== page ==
OK. So, EV-e-r-yone’s an “artist.” EV-e-r-yone’s “famous.” Hooray. The outcome: sweet fuck-all to watch on TV, 95% of theatre is a mere heroin pill for the masses, two generations of stupid people who can’t look up from their i(diot)phones and the film industry stuck in a time warp on an exploding Christmas tree with tits.
Fame. Huh. What is it good for? Absolutely nothin. The world got Warhol’s quote wrong. I don’t think he meant ‘every single person (individual) would be famous for exactly fifteen minutes.’ Instead, he had a perspective from the top of fame: that, everybody, collectively, will be famous for a period of fifteen minutes. And collectively, they have been. Fame is over. Bieber’s in jail. Winehouse is dead. Madonna is still aging.
I used to produce Squeezebox! (which was, according to Jon Waters, the best club ever, in New York) during one of the most fertile eras of unprecendented creativity that New York City will never see again. What’s the secret? You may ask. How do you nurture a collective of scenes which yield the most productive, robust collection of contributions modern humanity has seen?
Here’s my top five:
1. Participate. You cannot accomplish anything by being a consumer. Money is useless. Buy your outfit in the superstore called your brain. Every single person in a place like Squeezebox!, Jackie 60, CBGB, Danceteria, Mudd Club – (fuck it read my first book for the laundry list) – plays an integral, key role.
2. Forget ‘icons.‘ I’ll never forget how peculiar I felt, and still feel, when I noticed people like Waters, Debbie Harry, RuPaul, Joey Ramone, and many others making room for new people, imperfect people, experimental people. The challenge is to recognize, accept, and do something with it. I’ve never, in 30 years of being involved in real culture, seen anyone worthy of being called ‘icon’ dismiss another person for trying anything creative – as long as it comes from an honest place.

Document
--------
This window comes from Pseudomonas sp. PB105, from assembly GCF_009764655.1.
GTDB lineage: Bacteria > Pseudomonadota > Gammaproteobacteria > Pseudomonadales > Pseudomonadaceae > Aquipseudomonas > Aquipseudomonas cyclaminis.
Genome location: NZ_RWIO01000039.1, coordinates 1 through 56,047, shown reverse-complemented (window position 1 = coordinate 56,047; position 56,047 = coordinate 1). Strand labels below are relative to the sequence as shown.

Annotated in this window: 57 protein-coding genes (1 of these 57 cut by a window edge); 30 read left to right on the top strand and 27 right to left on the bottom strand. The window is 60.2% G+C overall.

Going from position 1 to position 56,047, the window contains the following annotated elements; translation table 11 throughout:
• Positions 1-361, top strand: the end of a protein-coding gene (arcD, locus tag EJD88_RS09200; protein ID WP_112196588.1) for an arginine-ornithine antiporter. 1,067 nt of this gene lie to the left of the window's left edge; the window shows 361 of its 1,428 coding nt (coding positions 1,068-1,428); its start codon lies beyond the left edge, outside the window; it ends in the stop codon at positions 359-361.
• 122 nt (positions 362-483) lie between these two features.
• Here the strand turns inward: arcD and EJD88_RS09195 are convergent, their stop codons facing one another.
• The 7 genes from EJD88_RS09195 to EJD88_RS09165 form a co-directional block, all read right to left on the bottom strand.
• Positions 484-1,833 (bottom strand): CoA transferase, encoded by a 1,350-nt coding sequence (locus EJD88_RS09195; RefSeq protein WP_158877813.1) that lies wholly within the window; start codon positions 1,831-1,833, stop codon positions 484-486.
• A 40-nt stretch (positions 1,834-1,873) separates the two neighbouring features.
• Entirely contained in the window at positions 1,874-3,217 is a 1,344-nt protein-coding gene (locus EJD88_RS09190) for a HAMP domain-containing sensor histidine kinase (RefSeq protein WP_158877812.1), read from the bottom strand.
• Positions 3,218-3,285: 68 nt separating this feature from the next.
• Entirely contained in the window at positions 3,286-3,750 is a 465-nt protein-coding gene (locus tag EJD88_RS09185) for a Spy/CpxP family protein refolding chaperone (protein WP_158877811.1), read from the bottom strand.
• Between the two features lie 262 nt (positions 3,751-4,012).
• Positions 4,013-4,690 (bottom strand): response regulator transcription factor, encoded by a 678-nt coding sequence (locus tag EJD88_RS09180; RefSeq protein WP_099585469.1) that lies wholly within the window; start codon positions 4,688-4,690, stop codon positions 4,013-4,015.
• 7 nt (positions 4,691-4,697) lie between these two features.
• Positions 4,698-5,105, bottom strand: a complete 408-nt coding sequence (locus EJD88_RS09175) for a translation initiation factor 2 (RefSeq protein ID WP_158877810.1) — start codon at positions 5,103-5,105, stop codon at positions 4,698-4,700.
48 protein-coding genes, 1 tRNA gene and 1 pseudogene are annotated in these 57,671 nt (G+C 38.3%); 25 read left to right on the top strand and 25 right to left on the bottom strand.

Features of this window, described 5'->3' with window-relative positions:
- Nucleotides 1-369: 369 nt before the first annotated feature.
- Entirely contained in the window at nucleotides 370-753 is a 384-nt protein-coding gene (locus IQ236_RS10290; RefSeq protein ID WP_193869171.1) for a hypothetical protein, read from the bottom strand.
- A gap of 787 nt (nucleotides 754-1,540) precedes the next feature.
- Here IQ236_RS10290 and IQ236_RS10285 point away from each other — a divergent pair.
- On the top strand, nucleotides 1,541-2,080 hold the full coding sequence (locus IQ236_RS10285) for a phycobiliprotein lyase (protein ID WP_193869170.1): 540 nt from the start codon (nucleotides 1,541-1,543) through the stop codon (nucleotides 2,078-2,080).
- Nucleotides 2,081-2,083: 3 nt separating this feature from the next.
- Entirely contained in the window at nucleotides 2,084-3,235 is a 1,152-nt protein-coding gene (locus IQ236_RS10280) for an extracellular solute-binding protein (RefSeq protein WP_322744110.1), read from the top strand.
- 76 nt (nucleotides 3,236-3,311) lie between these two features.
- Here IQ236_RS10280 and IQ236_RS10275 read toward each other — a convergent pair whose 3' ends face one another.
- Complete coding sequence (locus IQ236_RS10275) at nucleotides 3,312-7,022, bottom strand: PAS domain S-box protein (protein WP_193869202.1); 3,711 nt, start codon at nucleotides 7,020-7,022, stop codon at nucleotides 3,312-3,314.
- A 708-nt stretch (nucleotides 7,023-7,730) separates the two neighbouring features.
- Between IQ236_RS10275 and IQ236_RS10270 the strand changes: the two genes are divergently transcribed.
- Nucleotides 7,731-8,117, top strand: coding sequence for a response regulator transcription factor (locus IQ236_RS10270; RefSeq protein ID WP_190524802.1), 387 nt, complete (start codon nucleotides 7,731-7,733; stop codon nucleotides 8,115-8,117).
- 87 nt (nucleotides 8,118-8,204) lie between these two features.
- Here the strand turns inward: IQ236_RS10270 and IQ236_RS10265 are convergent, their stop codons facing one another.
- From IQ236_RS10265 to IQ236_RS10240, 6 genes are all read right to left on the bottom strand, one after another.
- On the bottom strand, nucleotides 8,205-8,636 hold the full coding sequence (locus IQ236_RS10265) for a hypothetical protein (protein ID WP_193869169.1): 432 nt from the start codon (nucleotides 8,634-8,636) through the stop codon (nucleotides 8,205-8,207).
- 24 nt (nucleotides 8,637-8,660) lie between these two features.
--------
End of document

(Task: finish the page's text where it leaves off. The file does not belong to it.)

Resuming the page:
3. It’s not about ‘me.’ This one’s easy. Every single scene, album, theatre production, music show, book, song or party worthy of a warm-air fart is a group effort. Bianca Jagger would never have road to Danceteria on a white horse without Steve Rubell and company. The Sex Pistols would never have wailed-together a punk anthem if they hadn’t seen the Ramones. We’d have never accomplished the first internet show at Squeezebox! without the 8-10 regular producers and a swarm of the partners.
4. Persistence is key. You’ll hear about the ‘legendary’ nights, performances and parties. The internet is splitting at the seams with ‘iconic’ shite. By the time you get to the awards shows, or big arenas, it’s all anticipated and incredibly boring. What’s more worthwhile, are the slow nights. The off-nights. The times when the crowds just don’t show up. That’s when, if you’re absolutely lucky, the hosts, performers, audeinces, participants-all reach deeper, work harder, and bring forth greatness – & that’s where you learn. I’ve seen Mx Justin V Bond go from a five-seater to Carnegie Hall. Hedwig went from our stages to Off-Broadway, and opens on Broadway this March.
5. Don’t Dream It Be It. If Rocky Horror can teach you anything, it is this statement. No matter if you’re in Kentucky or Catalonia: walk like a singer. Talk like a writer. Move like a painter. Fill your own shoes & the world will follow. My friend Varda started her singing career with Bette Midler in the queer saunas of the NYC 1960s, and went on to open for Bob Dylan, and now in her eighties, remains in character in Paris – hosting parties and dinners, and getting around the active art scene – with, character.
And if I were going to include a ‘6’, it would be: Stay home. London, New York, LA, Paris…they’re all, in the words of William Gibson, “cooked”. The world ain’t gonna change if people don’t change it. The world, in the broad sense, that is.
Mark Twain was inspired to write by a river he called home. Georgia O’Keeffe made flowers in a desert, and her Alfred Stieglitz shot the sky. AE Houseman write abotu a lad from Shropshire, and even Rimbaud’s Season in Hell was largely spent on the Belgian border.
Now, go get a copy of Vivian Gornick’s The Situation and the Story, sit down, and stay there, until you can answer the question:
“What have I come to say?”